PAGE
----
With his mind and body always running, Purdue's Terry Wright hopes his NFL Draft dream comes true

Terry Wright had to leave the room. This drew attention in the middle of Purdue's annual team banquet last December not only because of the timing but because of the reason.

"My legs started twitching a little bit," Purdue's senior receiver recalled.

"He couldn't really stand still," his mom, his rock, his everything said.

"Are you OK?" Teri Dockery gently asked her son.

"Momma, I know what's going on," Wright assured her.

They both knew what was going on. Wright was off to the restroom. But not for the usual reason. For starters, it was quiet there.

"It took a few minutes," Dockery said. "He was fine. I texted him. He had to calm himself down a little bit."

Wright can't explain why the feeling came over him or why he has swam upstream against it for most of his 22 years. Sometimes, it turns out, his brain just needs a rest.

More of a rests than you or I may need after a stressful day.

Experts say that 10 percent of children have some form of Attention Deficit Hyperactivity Disorder (ADHD); Wright is among them. A third of those will carry ADHD into adulthood.

We've all known kids labeled "hyper." They can't concentrate. They'll get up and walk around, disrupting class. They are, for the most part, pure energy. It's just a matter of controlling those impulses.

That is where Terry Wright is this weekend of the NFL Draft. Whether teams value him or not -- Wright is projected as a low-round pick or undrafted free agent signee -- they should know players like him.

"When I'm not moving, that's where the problem is."Terry Wright

There are scores of ADHD sufferers scattered throughout society and the NFL, hiding in plain sight. Some are diagnosed, some are not.

But in a league that employs domestic and substance abusers with regularity, a sweet, talkative kid with 4.3 track speed and sticky fingers shouldn't be given too much of a red flag for this.

"That is part of his disability," said Loren Smith, Wright's middle school basketball coach. "Once he makes it to the next level or wherever he goes to play, [they should know] he's a bright kid. He'll probably be one of those people who needs an assistant. I've seen that in professional sports. When people have ADHD, they have a whole lot of things going on in their head."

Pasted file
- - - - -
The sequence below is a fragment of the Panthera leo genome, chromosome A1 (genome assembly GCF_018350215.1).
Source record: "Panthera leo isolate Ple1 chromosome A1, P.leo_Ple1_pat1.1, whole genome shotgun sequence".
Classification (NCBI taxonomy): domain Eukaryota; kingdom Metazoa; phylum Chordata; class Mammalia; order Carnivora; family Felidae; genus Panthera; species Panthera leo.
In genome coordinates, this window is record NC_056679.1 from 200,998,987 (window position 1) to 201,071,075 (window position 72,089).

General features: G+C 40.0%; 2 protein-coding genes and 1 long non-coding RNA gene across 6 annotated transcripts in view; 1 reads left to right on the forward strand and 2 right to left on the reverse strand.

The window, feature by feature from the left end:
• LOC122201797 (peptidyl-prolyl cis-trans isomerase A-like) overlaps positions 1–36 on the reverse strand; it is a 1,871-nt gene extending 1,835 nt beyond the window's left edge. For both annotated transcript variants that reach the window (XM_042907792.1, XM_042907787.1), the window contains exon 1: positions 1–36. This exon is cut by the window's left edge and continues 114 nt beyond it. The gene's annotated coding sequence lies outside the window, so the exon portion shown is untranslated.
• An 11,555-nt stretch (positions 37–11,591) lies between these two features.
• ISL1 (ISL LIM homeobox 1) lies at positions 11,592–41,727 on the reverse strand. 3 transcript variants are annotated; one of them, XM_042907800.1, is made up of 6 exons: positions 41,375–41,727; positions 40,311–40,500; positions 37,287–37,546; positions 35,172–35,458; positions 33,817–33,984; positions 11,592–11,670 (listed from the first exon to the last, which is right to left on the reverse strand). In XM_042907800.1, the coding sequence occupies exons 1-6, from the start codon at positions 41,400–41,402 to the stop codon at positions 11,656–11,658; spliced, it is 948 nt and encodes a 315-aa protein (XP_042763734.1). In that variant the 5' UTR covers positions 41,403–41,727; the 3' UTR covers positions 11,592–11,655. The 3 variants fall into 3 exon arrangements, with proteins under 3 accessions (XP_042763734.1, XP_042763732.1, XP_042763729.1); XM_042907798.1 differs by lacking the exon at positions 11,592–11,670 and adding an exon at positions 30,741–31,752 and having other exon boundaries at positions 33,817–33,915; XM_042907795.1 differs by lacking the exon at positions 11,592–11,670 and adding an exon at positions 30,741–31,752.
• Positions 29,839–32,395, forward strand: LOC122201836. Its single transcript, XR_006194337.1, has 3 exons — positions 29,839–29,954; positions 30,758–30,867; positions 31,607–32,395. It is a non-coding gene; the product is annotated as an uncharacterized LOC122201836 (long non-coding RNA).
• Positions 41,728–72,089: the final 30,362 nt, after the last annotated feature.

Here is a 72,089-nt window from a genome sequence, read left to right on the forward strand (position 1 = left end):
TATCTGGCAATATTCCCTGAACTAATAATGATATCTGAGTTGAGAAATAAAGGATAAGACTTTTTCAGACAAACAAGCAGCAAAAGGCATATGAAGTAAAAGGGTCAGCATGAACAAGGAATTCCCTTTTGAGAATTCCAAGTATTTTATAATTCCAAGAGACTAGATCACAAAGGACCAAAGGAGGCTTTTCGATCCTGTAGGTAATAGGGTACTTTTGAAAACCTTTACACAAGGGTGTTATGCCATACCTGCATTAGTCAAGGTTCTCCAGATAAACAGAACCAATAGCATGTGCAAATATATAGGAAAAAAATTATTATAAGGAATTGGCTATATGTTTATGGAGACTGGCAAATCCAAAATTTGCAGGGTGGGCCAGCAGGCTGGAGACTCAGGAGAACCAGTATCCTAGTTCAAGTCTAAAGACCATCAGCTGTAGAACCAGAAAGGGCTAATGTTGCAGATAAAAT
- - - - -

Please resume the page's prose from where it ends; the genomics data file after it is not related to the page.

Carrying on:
Again, more than the rest of us. By now, the United States is more than familiar with ADHD. It was first mentioned by a British pediatrician in 1902. It wasn't until the 1960s that the American Psychiatric Association recognized ADHD as a mental disorder.

Wright was diagnosed with his form of ADHD at age 9 in his native Memphis. It remains with him today has he heads to graduation next month.

That explains Wright's actions that December 2018 night at the Purdue banquet. That also explains why Wright can't stop explaining that night.

"I don't know if this is everybody, but there are moments in life where every human has this one moment, has this burst of energy and doesn't know what to do with it," he began. "It could be any moment, and you get a burst of energy. You can be up or half asleep or 4 a.m. in the morning, you wonder why.

"I don't know why, but I usually get these feelings a lot. It helps me stay up in class. I felt a whole of energy coming to me at the banquet. … I just needed to go walk around a little bit. Sometimes I get a burst of energy to move around to scream a little bit to get that out of my system, if I don't get it out of my system, there's going be energy all day."

And you don't want to see energy all day. Ask his mother, his family, his coaches. Ask his new employers after this weekend.  

"I wonder about all the people in the NFL that have this and will never tell a person," Dockery said. "I'm telling you how many days I could have lost my damn mind."

Terry Wright is always in motion. Purdue Athletics

Teri Dockery was 14 when she had Anthony. Little brother Terry arrived exactly 1 year and 11 days later.

"We didn't come from a family that was poor," she said. "My mother was one of the first policewomen in Memphis. My father worked for the railroad. I lost my best friend in a car crash. What I was looking for in life wasn't there. My parents didn't cut me any slack. If you had children out of wedlock, you married the person."

Terry was 6 the last time his father could see him. Anthony Wright Sr. has diabetes and eventually went blind. He's in a nursing home now.

"He remembers what a field looks like," Terry Wright said. "He remembers juke moves. He remembers spin moves. The only thing he needs is a commentator. The commentator tells him everything he needs to know. My dad wasn't able to see me play a football game, ever. Every game he'd try to come to watch and listen. It always made me emotional."

Anthony Sr. did attend his son's last game -- the Music City Bowl in Nashville, a short drive from Memphis. The Boilermakers lost by seven touchdowns to Auburn. Terry didn't catch a pass.

"I looked up in the crowd and said, 'This is my dad. Whatever happens, happens. Regardless if he can see or not,'" Wright recalled. "'He's looking through God's eyes right now.'"

The payoff came later. Terry removed the last Purdue jersey he would ever wear and put it on his wheelchair-bound dad.

But dad wasn't around when the ADHD began to manifest itself and the decision was made to have Wright tested.

"They said, 'There is something that is a little different here,'" Dockery recalled. "With computers, Terry was a genius. Anything with a book and pencil, it was as if I was pulling teeth."

That can be problem in any school, much less in the formative years of elementary school. Maybe it was this generation of kids who grow up on screens. Maybe it was the ADHD.

Little Terry told his mom: "When I pick up a book, it becomes boring. The letters and words are running off the page."

So accommodations were made. Wright worked on computers, tested on computers, played on computers. Just touching a mouse calmed him.

Dockery called her sister, Julie, an English professor at City Colleges of Chicago, for support. To raise Terry, it was going to take a village. 

"I don't look at it as something that's serious," Julie said. "ADHD is sometimes lumped into someone with autism. … You have this student who is making noises, but they're brilliant. I've had that before. Hyperactivity and impulsivity, in many ways, is kind of normal."

On the down side, ADHD can mean an increased risk of substance abuse, poor academic achievement and low esteem.